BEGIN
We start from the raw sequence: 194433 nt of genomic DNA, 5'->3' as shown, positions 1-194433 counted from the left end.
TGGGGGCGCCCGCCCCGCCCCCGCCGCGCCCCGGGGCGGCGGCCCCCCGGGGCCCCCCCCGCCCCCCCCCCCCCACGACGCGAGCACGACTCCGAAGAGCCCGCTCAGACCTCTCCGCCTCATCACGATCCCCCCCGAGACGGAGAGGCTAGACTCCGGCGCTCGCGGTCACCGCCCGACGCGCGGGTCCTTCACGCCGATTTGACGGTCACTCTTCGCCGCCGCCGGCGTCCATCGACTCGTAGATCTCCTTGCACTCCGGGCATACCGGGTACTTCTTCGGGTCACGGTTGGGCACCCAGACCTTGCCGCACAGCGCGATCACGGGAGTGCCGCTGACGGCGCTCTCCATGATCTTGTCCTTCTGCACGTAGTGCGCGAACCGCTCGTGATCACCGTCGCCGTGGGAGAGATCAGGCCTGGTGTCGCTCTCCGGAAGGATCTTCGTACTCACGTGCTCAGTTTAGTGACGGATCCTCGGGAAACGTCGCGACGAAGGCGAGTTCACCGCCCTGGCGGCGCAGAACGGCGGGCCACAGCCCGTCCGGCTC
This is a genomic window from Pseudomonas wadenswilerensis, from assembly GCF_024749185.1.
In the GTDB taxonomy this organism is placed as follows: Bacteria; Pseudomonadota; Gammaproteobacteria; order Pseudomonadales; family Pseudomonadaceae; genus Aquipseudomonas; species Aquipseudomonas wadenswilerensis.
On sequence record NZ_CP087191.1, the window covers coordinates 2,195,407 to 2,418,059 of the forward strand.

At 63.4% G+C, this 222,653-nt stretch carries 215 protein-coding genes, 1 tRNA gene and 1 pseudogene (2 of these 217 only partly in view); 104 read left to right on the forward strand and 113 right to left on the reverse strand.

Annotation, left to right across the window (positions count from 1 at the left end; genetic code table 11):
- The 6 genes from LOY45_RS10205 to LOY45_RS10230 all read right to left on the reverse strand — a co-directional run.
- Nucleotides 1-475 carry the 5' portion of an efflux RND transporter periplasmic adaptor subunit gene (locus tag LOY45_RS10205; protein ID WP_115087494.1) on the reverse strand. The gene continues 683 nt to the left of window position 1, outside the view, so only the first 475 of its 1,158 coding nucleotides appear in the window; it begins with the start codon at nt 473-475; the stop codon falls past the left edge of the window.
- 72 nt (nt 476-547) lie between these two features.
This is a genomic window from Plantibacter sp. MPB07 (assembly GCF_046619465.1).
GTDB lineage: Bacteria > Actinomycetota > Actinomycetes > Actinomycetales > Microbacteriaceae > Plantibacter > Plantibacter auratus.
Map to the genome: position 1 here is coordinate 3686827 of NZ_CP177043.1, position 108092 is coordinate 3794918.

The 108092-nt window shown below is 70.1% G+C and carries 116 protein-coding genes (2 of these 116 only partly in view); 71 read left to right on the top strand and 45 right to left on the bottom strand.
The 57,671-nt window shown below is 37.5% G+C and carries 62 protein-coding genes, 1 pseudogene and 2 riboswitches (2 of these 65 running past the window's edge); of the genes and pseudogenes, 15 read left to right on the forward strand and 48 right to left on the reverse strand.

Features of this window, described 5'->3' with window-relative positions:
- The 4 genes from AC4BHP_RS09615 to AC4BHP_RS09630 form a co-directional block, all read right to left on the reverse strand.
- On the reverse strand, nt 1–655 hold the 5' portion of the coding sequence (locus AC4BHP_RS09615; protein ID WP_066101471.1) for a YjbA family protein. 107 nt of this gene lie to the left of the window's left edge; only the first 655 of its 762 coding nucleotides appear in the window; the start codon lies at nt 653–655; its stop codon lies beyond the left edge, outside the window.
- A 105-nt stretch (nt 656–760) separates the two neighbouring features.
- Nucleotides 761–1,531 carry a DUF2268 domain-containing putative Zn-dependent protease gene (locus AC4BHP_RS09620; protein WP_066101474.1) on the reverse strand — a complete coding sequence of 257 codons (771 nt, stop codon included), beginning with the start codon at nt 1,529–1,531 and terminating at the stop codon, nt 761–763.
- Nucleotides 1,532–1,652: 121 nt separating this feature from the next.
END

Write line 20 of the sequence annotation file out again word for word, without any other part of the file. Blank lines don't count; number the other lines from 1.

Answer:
- Nucleotides 761–1,531 carry a DUF2268 domain-containing putative Zn-dependent protease gene (locus AC4BHP_RS09620; protein WP_066101474.1) on the reverse strand — a complete coding sequence of 257 codons (771 nt, stop codon included), beginning with the start codon at nt 1,529–1,531 and terminating at the stop codon, nt 761–763.